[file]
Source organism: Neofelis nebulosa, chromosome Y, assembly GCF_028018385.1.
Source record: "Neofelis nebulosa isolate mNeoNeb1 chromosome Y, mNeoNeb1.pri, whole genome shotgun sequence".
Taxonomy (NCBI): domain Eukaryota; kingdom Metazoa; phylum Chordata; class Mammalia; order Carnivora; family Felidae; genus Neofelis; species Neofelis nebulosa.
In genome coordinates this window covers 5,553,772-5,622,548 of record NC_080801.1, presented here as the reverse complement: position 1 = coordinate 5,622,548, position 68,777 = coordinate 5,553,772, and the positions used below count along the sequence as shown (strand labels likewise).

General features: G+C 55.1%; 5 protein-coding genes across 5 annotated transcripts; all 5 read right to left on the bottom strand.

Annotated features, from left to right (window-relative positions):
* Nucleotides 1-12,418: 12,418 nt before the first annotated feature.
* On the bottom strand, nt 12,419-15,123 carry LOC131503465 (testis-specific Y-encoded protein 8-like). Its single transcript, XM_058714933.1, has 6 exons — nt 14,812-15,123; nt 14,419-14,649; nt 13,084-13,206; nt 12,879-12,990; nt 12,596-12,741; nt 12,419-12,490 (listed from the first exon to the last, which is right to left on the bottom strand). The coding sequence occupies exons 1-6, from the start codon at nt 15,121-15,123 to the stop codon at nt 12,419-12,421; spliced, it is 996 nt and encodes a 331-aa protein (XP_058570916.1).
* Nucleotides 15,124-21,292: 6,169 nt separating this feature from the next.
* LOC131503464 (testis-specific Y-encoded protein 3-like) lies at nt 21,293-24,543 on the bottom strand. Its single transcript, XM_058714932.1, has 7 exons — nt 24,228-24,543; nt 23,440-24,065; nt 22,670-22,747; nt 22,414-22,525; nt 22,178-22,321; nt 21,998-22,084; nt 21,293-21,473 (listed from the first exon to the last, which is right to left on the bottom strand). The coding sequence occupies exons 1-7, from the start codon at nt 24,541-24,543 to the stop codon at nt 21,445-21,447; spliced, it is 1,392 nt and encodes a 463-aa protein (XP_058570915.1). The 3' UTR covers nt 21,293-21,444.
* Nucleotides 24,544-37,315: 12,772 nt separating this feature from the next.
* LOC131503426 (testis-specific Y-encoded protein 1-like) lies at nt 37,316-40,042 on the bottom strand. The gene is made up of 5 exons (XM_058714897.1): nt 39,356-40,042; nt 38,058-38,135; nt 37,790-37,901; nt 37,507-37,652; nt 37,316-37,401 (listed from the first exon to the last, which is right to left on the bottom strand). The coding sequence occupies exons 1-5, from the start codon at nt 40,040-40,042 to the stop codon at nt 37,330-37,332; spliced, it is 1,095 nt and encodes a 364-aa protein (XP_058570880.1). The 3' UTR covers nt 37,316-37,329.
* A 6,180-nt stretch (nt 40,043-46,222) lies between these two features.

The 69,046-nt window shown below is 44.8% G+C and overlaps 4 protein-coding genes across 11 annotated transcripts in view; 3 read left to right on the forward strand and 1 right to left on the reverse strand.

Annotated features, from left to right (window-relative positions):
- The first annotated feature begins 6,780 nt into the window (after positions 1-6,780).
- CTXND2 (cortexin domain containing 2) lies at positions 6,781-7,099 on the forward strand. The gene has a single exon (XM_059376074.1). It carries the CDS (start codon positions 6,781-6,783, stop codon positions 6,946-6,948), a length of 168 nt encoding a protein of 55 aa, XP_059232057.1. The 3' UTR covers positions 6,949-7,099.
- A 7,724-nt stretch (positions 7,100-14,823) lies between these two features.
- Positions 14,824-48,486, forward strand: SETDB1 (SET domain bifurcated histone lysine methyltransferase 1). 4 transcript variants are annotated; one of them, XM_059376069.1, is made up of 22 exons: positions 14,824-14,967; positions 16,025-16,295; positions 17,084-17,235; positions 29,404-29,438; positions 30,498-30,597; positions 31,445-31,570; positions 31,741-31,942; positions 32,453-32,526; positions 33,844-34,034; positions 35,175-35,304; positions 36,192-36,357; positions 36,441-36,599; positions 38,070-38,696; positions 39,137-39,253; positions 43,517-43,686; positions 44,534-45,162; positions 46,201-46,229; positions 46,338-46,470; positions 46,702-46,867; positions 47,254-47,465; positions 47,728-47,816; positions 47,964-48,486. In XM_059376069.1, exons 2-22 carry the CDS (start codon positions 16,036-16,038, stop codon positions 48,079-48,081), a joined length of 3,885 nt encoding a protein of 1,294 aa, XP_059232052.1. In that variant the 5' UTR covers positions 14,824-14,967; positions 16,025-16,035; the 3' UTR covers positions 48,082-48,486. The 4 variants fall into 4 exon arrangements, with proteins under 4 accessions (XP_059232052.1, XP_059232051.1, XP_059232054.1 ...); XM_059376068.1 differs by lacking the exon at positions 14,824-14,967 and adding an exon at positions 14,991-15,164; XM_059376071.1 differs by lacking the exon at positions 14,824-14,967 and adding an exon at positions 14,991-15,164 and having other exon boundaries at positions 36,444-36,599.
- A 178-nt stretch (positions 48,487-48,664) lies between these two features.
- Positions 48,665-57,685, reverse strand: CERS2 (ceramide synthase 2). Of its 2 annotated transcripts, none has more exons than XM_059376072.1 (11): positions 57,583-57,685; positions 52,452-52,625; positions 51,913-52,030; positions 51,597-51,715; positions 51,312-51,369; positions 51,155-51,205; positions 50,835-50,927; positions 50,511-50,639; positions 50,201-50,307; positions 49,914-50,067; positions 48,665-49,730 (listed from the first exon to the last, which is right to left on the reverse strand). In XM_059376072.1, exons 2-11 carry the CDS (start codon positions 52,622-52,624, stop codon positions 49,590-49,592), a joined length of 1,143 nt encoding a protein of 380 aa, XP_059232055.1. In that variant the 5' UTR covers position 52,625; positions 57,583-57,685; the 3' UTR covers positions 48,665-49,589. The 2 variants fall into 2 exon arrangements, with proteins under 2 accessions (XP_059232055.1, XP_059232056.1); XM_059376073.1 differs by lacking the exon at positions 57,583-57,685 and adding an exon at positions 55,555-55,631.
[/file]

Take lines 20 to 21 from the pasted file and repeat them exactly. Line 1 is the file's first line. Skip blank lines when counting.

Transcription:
- A 178-nt stretch (positions 48,487-48,664) lies between these two features.
- Positions 48,665-57,685, reverse strand: CERS2 (ceramide synthase 2). Of its 2 annotated transcripts, none has more exons than XM_059376072.1 (11): positions 57,583-57,685; positions 52,452-52,625; positions 51,913-52,030; positions 51,597-51,715; positions 51,312-51,369; positions 51,155-51,205; positions 50,835-50,927; positions 50,511-50,639; positions 50,201-50,307; positions 49,914-50,067; positions 48,665-49,730 (listed from the first exon to the last, which is right to left on the reverse strand). In XM_059376072.1, exons 2-11 carry the CDS (start codon positions 52,622-52,624, stop codon positions 49,590-49,592), a joined length of 1,143 nt encoding a protein of 380 aa, XP_059232055.1. In that variant the 5' UTR covers position 52,625; positions 57,583-57,685; the 3' UTR covers positions 48,665-49,589. The 2 variants fall into 2 exon arrangements, with proteins under 2 accessions (XP_059232055.1, XP_059232056.1); XM_059376073.1 differs by lacking the exon at positions 57,583-57,685 and adding an exon at positions 55,555-55,631.